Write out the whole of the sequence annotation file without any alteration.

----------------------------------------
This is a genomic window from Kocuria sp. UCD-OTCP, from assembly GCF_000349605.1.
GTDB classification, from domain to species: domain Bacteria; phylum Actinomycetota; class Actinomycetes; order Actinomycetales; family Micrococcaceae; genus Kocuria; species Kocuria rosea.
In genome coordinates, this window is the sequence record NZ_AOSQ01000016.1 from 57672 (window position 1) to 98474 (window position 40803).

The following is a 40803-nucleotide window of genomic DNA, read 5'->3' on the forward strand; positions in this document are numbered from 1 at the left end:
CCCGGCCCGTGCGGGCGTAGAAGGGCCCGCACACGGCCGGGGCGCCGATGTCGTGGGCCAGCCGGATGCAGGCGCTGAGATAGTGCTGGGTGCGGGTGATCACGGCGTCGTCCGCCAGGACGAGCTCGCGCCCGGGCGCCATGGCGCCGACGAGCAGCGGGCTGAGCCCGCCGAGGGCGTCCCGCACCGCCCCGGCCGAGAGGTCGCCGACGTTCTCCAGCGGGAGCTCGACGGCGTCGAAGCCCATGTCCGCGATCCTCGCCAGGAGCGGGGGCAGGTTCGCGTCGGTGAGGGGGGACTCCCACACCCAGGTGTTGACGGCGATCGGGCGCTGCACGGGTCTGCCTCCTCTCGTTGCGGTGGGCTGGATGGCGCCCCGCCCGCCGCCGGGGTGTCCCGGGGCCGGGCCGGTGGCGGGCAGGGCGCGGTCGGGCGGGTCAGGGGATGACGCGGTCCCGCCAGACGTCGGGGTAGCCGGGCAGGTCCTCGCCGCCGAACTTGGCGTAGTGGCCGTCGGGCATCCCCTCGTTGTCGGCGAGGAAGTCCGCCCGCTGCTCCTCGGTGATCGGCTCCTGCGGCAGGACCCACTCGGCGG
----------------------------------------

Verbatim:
This is a genomic window from Kocuria sp. UCD-OTCP, from assembly GCF_000349605.1.
GTDB classification, from domain to species: domain Bacteria; phylum Actinomycetota; class Actinomycetes; order Actinomycetales; family Micrococcaceae; genus Kocuria; species Kocuria rosea.
In genome coordinates, this window is the sequence record NZ_AOSQ01000016.1 from 57672 (window position 1) to 98474 (window position 40803).

The following is a 40803-nucleotide window of genomic DNA, read 5'->3' on the forward strand; positions in this document are numbered from 1 at the left end:
CCCGGCCCGTGCGGGCGTAGAAGGGCCCGCACACGGCCGGGGCGCCGATGTCGTGGGCCAGCCGGATGCAGGCGCTGAGATAGTGCTGGGTGCGGGTGATCACGGCGTCGTCCGCCAGGACGAGCTCGCGCCCGGGCGCCATGGCGCCGACGAGCAGCGGGCTGAGCCCGCCGAGGGCGTCCCGCACCGCCCCGGCCGAGAGGTCGCCGACGTTCTCCAGCGGGAGCTCGACGGCGTCGAAGCCCATGTCCGCGATCCTCGCCAGGAGCGGGGGCAGGTTCGCGTCGGTGAGGGGGGACTCCCACACCCAGGTGTTGACGGCGATCGGGCGCTGCACGGGTCTGCCTCCTCTCGTTGCGGTGGGCTGGATGGCGCCCCGCCCGCCGCCGGGGTGTCCCGGGGCCGGGCCGGTGGCGGGCAGGGCGCGGTCGGGCGGGTCAGGGGATGACGCGGTCCCGCCAGACGTCGGGGTAGCCGGGCAGGTCCTCGCCGCCGAACTTGGCGTAGTGGCCGTCGGGCATCCCCTCGTTGTCGGCGAGGAAGTCCGCCCGCTGCTCCTCGGTGATCGGCTCCTGCGGCAGGACCCACTCGGCGG